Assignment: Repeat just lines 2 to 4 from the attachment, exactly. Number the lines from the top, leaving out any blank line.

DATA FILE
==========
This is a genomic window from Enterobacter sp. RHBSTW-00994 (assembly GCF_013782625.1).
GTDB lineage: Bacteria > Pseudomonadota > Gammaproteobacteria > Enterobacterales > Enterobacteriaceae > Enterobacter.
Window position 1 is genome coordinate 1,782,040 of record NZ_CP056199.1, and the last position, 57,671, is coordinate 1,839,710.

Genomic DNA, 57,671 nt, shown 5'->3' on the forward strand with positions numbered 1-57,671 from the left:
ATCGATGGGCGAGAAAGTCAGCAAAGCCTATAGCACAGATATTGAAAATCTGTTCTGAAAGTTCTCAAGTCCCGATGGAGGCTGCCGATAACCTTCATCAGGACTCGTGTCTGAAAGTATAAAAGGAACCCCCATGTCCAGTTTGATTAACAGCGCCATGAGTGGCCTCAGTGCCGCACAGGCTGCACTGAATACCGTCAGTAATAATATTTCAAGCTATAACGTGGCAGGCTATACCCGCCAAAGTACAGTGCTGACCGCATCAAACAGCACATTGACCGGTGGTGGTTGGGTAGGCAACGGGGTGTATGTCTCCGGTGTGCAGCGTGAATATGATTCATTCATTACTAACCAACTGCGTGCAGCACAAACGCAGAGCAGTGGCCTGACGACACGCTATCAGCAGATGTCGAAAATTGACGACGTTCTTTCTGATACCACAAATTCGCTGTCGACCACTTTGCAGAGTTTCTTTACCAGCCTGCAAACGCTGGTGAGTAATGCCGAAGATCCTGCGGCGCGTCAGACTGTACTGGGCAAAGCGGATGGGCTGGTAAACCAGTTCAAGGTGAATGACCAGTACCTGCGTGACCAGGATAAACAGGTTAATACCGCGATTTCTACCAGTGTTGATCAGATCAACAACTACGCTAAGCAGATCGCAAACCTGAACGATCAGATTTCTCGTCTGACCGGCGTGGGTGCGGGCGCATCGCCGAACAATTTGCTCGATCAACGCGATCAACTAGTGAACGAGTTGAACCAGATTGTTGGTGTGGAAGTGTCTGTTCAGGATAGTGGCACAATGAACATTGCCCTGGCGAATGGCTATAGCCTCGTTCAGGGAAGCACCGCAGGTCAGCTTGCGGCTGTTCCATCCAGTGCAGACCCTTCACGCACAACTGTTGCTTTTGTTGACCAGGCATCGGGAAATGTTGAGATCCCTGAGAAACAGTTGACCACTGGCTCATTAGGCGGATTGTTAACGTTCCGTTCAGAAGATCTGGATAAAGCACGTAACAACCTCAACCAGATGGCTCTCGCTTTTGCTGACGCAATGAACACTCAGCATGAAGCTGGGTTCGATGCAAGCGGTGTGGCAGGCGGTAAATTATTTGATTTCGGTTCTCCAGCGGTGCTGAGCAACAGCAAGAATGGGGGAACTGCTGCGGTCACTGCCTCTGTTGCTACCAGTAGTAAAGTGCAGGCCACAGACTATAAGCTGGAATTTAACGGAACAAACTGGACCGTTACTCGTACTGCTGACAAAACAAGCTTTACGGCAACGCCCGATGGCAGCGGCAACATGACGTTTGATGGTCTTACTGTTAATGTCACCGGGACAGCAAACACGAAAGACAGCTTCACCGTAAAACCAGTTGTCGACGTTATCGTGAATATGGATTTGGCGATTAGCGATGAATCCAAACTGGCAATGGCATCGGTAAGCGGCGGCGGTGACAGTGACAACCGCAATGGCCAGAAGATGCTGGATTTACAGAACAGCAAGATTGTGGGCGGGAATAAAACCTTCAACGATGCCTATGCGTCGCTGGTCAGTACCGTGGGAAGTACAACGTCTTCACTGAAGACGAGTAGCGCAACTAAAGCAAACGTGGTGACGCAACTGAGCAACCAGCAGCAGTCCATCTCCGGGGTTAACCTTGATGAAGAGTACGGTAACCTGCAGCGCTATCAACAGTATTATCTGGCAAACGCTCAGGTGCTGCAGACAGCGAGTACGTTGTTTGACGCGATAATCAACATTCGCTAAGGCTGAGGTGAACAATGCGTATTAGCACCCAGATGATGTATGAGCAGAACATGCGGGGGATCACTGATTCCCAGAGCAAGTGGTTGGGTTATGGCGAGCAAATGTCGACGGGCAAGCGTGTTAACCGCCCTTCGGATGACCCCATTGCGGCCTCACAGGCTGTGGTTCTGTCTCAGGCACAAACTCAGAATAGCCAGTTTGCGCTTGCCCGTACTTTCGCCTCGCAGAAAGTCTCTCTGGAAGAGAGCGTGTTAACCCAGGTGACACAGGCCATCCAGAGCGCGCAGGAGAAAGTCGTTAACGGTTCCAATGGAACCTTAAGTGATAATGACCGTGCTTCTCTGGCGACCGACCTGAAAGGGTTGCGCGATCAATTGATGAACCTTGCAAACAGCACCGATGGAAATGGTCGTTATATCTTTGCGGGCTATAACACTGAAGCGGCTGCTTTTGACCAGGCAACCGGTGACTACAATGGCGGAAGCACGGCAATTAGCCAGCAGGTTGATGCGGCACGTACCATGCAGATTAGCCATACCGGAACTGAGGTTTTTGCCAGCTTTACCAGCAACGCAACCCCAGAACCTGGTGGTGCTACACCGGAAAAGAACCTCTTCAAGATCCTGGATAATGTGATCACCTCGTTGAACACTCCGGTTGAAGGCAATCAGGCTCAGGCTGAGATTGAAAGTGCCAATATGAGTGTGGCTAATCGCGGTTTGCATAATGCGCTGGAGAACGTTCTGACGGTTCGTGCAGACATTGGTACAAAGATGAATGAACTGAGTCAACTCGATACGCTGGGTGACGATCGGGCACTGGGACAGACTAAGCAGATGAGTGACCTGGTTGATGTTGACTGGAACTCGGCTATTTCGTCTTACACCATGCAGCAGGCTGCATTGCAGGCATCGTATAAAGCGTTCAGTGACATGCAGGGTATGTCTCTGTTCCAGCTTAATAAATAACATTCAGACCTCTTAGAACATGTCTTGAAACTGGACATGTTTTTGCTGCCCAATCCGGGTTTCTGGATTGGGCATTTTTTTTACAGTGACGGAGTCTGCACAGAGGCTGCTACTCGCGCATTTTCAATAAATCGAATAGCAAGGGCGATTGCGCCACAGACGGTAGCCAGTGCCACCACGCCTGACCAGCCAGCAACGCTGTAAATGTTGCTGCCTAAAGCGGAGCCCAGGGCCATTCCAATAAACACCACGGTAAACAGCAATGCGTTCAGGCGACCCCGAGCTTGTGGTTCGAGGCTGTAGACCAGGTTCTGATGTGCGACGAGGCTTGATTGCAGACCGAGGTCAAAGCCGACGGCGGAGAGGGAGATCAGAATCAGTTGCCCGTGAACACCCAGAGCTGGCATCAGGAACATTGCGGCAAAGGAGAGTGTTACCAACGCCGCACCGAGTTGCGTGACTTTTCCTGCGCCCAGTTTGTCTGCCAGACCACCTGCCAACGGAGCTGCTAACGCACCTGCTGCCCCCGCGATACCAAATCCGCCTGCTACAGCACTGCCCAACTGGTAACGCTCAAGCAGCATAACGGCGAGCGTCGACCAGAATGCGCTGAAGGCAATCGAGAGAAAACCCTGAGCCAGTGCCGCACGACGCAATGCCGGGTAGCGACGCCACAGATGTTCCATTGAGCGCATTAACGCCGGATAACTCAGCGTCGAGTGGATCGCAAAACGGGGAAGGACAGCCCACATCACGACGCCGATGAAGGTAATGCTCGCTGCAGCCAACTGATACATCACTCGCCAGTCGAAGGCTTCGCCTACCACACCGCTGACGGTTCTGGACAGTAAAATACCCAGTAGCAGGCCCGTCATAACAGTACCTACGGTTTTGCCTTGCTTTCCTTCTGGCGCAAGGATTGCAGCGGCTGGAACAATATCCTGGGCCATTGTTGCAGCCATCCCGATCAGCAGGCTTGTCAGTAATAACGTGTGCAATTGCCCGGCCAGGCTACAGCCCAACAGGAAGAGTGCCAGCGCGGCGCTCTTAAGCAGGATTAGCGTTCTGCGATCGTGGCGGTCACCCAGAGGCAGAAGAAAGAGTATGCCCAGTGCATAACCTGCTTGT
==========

GTDB lineage: Bacteria > Pseudomonadota > Gammaproteobacteria > Enterobacterales > Enterobacteriaceae > Enterobacter.
Window position 1 is genome coordinate 1,782,040 of record NZ_CP056199.1, and the last position, 57,671, is coordinate 1,839,710.

Genomic DNA, 57,671 nt, shown 5'->3' on the forward strand with positions numbered 1-57,671 from the left: